A case of acne fulminans presenting with systemic symptoms resembling acute appendicitis with maculopapular purpura-like eruption exacerbated by systemic steroids
Article first published online: 12 APR 2013
© 2013 Wiley Periodicals, Inc.
Special Issue: Treatment of Cutaneous Disorders of Pregnancy
Volume 26, Issue 4, pages 367–369, July/August 2013
How to Cite
Palleschi, G. M., Bruscino, N. and Cristofaro, G. (2013), A case of acne fulminans presenting with systemic symptoms resembling acute appendicitis with maculopapular purpura-like eruption exacerbated by systemic steroids. Dermatologic Therapy, 26: 367–369. doi: 10.1111/dth.12001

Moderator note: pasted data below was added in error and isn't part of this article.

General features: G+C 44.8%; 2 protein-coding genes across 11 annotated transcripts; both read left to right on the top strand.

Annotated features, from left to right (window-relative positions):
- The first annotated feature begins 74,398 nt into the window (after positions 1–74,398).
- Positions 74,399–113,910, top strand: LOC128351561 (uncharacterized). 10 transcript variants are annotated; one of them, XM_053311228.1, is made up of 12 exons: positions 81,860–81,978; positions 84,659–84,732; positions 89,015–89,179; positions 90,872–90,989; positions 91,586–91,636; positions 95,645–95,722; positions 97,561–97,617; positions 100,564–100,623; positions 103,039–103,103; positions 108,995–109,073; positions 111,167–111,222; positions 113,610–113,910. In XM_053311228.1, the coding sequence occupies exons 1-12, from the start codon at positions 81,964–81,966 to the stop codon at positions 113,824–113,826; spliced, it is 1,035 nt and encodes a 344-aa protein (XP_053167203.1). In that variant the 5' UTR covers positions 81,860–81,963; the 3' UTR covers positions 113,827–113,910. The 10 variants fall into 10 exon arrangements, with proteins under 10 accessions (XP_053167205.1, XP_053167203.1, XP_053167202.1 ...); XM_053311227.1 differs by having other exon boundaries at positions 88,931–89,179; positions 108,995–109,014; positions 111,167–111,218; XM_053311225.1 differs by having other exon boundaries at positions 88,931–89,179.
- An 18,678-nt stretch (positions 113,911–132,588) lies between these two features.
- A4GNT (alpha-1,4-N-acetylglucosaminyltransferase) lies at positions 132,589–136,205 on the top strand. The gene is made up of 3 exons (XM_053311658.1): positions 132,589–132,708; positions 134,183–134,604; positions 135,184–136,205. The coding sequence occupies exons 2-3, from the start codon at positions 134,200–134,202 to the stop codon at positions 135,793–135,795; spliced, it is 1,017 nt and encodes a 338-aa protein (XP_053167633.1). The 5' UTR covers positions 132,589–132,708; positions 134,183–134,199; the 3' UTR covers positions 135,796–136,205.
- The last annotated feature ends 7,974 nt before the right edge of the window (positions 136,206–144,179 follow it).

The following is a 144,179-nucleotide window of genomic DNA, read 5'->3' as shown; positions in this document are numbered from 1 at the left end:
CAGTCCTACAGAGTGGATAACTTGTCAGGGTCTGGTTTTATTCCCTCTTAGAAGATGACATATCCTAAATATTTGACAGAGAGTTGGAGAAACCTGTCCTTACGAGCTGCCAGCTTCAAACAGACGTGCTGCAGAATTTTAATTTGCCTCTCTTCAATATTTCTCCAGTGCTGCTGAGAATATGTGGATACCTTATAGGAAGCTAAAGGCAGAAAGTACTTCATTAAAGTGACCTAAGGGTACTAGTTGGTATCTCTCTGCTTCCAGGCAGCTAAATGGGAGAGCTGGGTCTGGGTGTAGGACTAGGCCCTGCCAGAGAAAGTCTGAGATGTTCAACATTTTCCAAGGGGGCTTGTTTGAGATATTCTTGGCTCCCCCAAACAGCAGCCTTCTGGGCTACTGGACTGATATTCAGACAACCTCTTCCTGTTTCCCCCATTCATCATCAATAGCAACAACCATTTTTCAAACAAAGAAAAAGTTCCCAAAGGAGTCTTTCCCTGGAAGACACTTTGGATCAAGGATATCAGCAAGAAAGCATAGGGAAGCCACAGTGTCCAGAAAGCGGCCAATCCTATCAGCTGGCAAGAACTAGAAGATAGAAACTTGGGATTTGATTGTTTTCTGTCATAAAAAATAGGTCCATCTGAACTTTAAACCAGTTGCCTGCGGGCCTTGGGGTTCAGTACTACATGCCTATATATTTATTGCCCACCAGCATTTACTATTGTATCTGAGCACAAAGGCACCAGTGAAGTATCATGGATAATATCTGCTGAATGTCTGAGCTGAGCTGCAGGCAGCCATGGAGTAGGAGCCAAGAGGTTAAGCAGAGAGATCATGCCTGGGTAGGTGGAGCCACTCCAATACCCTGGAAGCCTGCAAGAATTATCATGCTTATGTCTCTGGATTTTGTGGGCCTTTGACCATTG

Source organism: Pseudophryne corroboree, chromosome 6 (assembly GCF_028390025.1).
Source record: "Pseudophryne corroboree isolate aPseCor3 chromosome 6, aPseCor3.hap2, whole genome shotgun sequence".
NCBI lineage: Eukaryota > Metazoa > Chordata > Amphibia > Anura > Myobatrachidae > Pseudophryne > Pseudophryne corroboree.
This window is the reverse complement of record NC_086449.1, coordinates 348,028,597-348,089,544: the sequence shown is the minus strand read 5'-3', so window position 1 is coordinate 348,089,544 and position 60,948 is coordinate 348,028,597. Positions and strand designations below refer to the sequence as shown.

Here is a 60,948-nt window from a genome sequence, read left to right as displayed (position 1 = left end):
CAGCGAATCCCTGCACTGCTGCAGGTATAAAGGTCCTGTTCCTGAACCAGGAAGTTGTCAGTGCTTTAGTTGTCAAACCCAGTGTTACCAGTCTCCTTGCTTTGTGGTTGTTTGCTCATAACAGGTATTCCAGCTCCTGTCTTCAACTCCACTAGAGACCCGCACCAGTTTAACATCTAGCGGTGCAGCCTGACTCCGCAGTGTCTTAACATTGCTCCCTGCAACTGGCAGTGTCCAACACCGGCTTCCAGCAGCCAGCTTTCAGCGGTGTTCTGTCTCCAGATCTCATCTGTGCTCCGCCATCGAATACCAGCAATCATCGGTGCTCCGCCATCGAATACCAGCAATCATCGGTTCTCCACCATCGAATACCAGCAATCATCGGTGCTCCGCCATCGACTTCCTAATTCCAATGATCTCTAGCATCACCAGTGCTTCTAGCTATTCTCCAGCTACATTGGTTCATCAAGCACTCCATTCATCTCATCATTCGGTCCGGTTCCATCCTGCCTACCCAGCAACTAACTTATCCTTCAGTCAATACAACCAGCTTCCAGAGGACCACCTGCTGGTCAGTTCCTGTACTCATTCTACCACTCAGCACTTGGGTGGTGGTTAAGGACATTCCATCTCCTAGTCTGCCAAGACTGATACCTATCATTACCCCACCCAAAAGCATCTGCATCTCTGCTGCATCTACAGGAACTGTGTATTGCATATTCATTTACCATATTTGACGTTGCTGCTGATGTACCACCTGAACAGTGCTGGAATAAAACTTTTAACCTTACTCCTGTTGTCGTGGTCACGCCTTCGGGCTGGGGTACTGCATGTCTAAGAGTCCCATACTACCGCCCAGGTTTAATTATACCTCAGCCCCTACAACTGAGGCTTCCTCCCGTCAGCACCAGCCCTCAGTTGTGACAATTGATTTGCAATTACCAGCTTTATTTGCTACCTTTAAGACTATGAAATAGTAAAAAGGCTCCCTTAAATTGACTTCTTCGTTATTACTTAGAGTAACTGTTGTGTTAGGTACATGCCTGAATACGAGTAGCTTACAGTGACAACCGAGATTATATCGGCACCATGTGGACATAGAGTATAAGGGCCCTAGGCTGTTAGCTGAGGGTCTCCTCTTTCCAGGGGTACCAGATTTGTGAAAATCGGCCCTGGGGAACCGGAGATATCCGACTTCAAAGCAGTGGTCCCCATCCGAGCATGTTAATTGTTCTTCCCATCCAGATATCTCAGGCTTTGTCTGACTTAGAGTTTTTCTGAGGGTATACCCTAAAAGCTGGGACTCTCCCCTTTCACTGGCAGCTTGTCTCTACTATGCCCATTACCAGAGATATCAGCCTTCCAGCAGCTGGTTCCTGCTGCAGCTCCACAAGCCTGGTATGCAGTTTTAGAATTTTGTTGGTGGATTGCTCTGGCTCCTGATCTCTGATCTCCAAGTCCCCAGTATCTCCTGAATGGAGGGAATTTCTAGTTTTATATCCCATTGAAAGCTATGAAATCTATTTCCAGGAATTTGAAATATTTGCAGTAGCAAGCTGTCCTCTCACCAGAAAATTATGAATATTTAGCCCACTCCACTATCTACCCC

- Issue published online: 5 AUG 2013
- Article first published online: 12 APR 2013
- acne fulminans;
- antibiotic therapy;
- steroid therapy
Acne fulminans, the most severe form of acne, comprises ulcerative nodulocystic lesions with general, abdominal, and skeletal symptoms acute in onset. In our case, the patient initially had been managed as acute appendicitis. Antibiotic therapy had been administered in full doses with systemic corticosteroids, usually recommended as primary treatment. Few days later, we observed the complete palette of clinical manifestations (vasculitis-like lesions and joint pain) and the classic signs (nodules and pustules on face and chest) allowing the correct diagnosis. Our treatment was peculiar: a systemic antibiotic therapy, based on cephalosporines, proved to be effective.